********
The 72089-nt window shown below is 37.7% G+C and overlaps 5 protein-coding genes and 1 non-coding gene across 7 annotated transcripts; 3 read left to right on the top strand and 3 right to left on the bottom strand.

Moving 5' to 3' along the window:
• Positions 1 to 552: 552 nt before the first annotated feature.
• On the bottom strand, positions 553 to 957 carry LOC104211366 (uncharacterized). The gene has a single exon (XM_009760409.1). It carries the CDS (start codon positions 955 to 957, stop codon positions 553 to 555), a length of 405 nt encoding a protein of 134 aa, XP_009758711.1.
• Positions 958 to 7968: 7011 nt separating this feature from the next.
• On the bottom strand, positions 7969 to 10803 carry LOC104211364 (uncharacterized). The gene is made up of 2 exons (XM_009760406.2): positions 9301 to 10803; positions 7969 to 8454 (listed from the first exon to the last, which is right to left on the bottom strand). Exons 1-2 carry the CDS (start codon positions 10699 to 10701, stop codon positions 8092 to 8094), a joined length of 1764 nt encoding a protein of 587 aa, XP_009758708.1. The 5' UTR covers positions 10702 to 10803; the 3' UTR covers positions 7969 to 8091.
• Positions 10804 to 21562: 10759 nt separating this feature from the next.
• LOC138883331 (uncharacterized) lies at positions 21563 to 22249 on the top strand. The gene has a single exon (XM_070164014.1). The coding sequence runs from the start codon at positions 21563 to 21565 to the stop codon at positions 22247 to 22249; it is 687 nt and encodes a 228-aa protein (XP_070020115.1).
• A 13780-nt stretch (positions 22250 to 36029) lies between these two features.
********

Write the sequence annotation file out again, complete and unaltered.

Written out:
The 72089-nt window shown below is 37.7% G+C and overlaps 5 protein-coding genes and 1 non-coding gene across 7 annotated transcripts; 3 read left to right on the top strand and 3 right to left on the bottom strand.

Moving 5' to 3' along the window:
• Positions 1 to 552: 552 nt before the first annotated feature.
• On the bottom strand, positions 553 to 957 carry LOC104211366 (uncharacterized). The gene has a single exon (XM_009760409.1). It carries the CDS (start codon positions 955 to 957, stop codon positions 553 to 555), a length of 405 nt encoding a protein of 134 aa, XP_009758711.1.
• Positions 958 to 7968: 7011 nt separating this feature from the next.
• On the bottom strand, positions 7969 to 10803 carry LOC104211364 (uncharacterized). The gene is made up of 2 exons (XM_009760406.2): positions 9301 to 10803; positions 7969 to 8454 (listed from the first exon to the last, which is right to left on the bottom strand). Exons 1-2 carry the CDS (start codon positions 10699 to 10701, stop codon positions 8092 to 8094), a joined length of 1764 nt encoding a protein of 587 aa, XP_009758708.1. The 5' UTR covers positions 10702 to 10803; the 3' UTR covers positions 7969 to 8091.
• Positions 10804 to 21562: 10759 nt separating this feature from the next.
• LOC138883331 (uncharacterized) lies at positions 21563 to 22249 on the top strand. The gene has a single exon (XM_070164014.1). The coding sequence runs from the start codon at positions 21563 to 21565 to the stop codon at positions 22247 to 22249; it is 687 nt and encodes a 228-aa protein (XP_070020115.1).
• A 13780-nt stretch (positions 22250 to 36029) lies between these two features.